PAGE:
Pope Benedict XVI & Patriarch Bartholomew Feast of St. Andrew November 30, 2006
"The current Successor [to John Paul II] assumes as his primary commitment that of working tirelessly towards the reconstitution of the full and visible unity of all Christ's followers." - Pope Benedict XVI (April 20, 2005)
"The true union between Christians is that which Jesus Christ, the Author of the Church, instituted and desired, and which consists in a unity of faith and unity of government." - Pope Leo XIII (Praeclara Gratulationis Publicae, 1894)
"[T]he union of Christians can only be promoted by promoting the return to the one true Church of Christ of those who are separated from it, for in the past they have unhappily left it." - Pope Pius XI (Mortalium animos, 1928)
I was raised Pentecostal, then became Reformed (Presbyterian) just after finishing my bachelor's degree. I received an M.Div. from Covenant Theological Seminary (PCA), and a PhD in philosophy from Saint Louis University. In 2003 I became Anglican. On October 8, 2006, my wife and two daughters and I were received into full communion with the Catholic Church. Email me at crossbr 'at' gmail 'dot' com.
"Let unity, the greatest good of all goods, be your preoccupation." - St. Ignatius of Antioch (Letter to St. Polycarp)
Sunday, October 25, 2009
Stanley Hauerwas on Reformation Sunday
In the Reformation tradition, today is referred to as "Reformation Sunday." It is the Sunday in October closest to October 31, when Martin Luther nailed his 95 theses to the Wittenberg door (in the photo at right) in 1517. Some Protestants treat Reformation Sunday as a day to be celebrated. That is understandable if one conceives of Luther as a 16th century Moses who led God's chosen people out of the "Babylonian Captivity" of the Church into the promised land of Protestantism. But there is another way to conceive Reformation Sunday, even as a Protestant. In this other way, while there were indeed abuses in the Church that needed correcting, the Protestant schism was a tragedy with terrible effects on the world, especially in Europe, as many people lost their faith in God altogether on account of religious wars and all sorts of incompatible interpretations of Scripture. Indifferentism, liberalism and rationalism filled the authority vacuum. This schism to this day prevents Protestants and Catholics from sharing the same Eucharist, which is that sacrament by which we are one Body. (1 Cor 10:17) For these reasons, the other perspective sees Reformation Sunday as a day of mourning, not rejoicing. Celebrating an event causes the celebrants to overlook what was harmful about the event. The danger of celebrating Reformation Sunday is that one can, at the same time, even without intention, end up celebrating schism, when instead we should be mourning this schism, so as to remind ourselves of the daily need to be working to resolve this schism.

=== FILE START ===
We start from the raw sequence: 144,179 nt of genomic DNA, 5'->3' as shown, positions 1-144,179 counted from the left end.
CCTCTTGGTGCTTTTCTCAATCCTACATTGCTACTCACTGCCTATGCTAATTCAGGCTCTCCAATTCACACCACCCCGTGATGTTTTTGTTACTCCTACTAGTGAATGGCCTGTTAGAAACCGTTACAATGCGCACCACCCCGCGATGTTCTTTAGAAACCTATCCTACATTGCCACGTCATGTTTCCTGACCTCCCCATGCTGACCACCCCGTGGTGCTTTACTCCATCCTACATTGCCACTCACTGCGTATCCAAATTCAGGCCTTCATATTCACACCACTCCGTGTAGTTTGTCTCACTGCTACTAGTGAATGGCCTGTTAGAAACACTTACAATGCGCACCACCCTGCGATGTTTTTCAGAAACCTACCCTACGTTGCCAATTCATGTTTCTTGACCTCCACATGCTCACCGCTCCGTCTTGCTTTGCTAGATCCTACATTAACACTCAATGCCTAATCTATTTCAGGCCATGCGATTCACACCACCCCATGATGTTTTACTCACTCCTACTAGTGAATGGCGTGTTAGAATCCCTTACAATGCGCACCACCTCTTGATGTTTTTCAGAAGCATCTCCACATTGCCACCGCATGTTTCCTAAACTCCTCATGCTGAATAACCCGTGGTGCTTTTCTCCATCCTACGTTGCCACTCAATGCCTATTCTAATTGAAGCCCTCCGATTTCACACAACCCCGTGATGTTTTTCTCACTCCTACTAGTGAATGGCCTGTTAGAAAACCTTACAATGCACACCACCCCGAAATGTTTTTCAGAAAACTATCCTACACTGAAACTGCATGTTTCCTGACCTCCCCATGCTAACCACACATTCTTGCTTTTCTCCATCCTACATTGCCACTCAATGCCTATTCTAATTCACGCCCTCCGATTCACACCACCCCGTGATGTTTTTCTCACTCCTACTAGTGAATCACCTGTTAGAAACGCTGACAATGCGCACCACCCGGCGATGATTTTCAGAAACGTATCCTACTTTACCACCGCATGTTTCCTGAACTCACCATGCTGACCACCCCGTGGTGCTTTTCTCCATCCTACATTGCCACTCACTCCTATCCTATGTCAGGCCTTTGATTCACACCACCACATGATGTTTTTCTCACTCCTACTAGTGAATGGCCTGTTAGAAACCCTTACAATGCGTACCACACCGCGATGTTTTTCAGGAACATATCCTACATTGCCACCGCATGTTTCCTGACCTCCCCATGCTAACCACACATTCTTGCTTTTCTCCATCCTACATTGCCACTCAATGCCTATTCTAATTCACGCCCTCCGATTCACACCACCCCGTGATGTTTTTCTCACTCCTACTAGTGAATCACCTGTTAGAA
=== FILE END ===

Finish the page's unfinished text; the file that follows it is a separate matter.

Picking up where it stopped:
Stanley Hauerwas helps us see Reformation Sunday from that other perspective. His article can be found here.